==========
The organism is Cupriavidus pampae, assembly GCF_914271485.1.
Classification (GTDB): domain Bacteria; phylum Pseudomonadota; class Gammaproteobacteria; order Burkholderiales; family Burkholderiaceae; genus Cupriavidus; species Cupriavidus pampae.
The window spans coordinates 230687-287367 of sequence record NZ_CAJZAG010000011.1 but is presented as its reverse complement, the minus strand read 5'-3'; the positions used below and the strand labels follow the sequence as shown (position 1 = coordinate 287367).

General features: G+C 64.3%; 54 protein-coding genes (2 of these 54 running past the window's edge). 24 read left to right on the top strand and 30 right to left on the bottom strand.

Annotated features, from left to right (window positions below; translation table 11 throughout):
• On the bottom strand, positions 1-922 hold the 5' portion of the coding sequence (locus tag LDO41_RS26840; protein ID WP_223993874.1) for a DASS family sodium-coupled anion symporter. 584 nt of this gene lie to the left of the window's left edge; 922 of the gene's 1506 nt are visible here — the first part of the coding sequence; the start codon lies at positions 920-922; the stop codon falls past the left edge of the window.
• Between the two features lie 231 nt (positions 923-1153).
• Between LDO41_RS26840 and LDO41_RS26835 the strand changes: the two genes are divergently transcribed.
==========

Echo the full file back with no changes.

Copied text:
The organism is Cupriavidus pampae, assembly GCF_914271485.1.
Classification (GTDB): domain Bacteria; phylum Pseudomonadota; class Gammaproteobacteria; order Burkholderiales; family Burkholderiaceae; genus Cupriavidus; species Cupriavidus pampae.
The window spans coordinates 230687-287367 of sequence record NZ_CAJZAG010000011.1 but is presented as its reverse complement, the minus strand read 5'-3'; the positions used below and the strand labels follow the sequence as shown (position 1 = coordinate 287367).

General features: G+C 64.3%; 54 protein-coding genes (2 of these 54 running past the window's edge). 24 read left to right on the top strand and 30 right to left on the bottom strand.

Annotated features, from left to right (window positions below; translation table 11 throughout):
• On the bottom strand, positions 1-922 hold the 5' portion of the coding sequence (locus tag LDO41_RS26840; protein ID WP_223993874.1) for a DASS family sodium-coupled anion symporter. 584 nt of this gene lie to the left of the window's left edge; 922 of the gene's 1506 nt are visible here — the first part of the coding sequence; the start codon lies at positions 920-922; the stop codon falls past the left edge of the window.
• Between the two features lie 231 nt (positions 923-1153).
• Between LDO41_RS26840 and LDO41_RS26835 the strand changes: the two genes are divergently transcribed.